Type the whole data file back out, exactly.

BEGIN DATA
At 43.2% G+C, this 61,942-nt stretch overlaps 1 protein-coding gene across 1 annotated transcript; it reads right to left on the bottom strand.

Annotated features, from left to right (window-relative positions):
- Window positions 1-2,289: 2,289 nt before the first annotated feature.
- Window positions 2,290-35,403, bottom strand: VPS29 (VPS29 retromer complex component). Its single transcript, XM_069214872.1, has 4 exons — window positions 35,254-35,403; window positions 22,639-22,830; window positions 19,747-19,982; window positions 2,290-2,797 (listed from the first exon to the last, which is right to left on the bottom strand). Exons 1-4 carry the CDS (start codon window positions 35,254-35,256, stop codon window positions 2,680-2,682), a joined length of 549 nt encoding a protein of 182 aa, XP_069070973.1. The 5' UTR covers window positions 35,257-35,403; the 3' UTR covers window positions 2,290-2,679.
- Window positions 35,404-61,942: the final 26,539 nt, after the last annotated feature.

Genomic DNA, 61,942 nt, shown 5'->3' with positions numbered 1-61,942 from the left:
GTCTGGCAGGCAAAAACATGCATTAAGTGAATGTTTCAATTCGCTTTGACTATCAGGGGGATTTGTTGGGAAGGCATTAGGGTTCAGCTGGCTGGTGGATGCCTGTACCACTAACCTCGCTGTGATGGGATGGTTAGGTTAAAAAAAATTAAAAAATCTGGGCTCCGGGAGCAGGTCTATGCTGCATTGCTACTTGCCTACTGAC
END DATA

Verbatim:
At 43.2% G+C, this 61,942-nt stretch overlaps 1 protein-coding gene across 1 annotated transcript; it reads right to left on the bottom strand.

Annotated features, from left to right (window-relative positions):
- Window positions 1-2,289: 2,289 nt before the first annotated feature.
- Window positions 2,290-35,403, bottom strand: VPS29 (VPS29 retromer complex component). Its single transcript, XM_069214872.1, has 4 exons — window positions 35,254-35,403; window positions 22,639-22,830; window positions 19,747-19,982; window positions 2,290-2,797 (listed from the first exon to the last, which is right to left on the bottom strand). Exons 1-4 carry the CDS (start codon window positions 35,254-35,256, stop codon window positions 2,680-2,682), a joined length of 549 nt encoding a protein of 182 aa, XP_069070973.1. The 5' UTR covers window positions 35,257-35,403; the 3' UTR covers window positions 2,290-2,679.
- Window positions 35,404-61,942: the final 26,539 nt, after the last annotated feature.

Genomic DNA, 61,942 nt, shown 5'->3' with positions numbered 1-61,942 from the left:
GTCTGGCAGGCAAAAACATGCATTAAGTGAATGTTTCAATTCGCTTTGACTATCAGGGGGATTTGTTGGGAAGGCATTAGGGTTCAGCTGGCTGGTGGATGCCTGTACCACTAACCTCGCTGTGATGGGATGGTTAGGTTAAAAAAAATTAAAAAATCTGGGCTCCGGGAGCAGGTCTATGCTGCATTGCTACTTGCCTACTGAC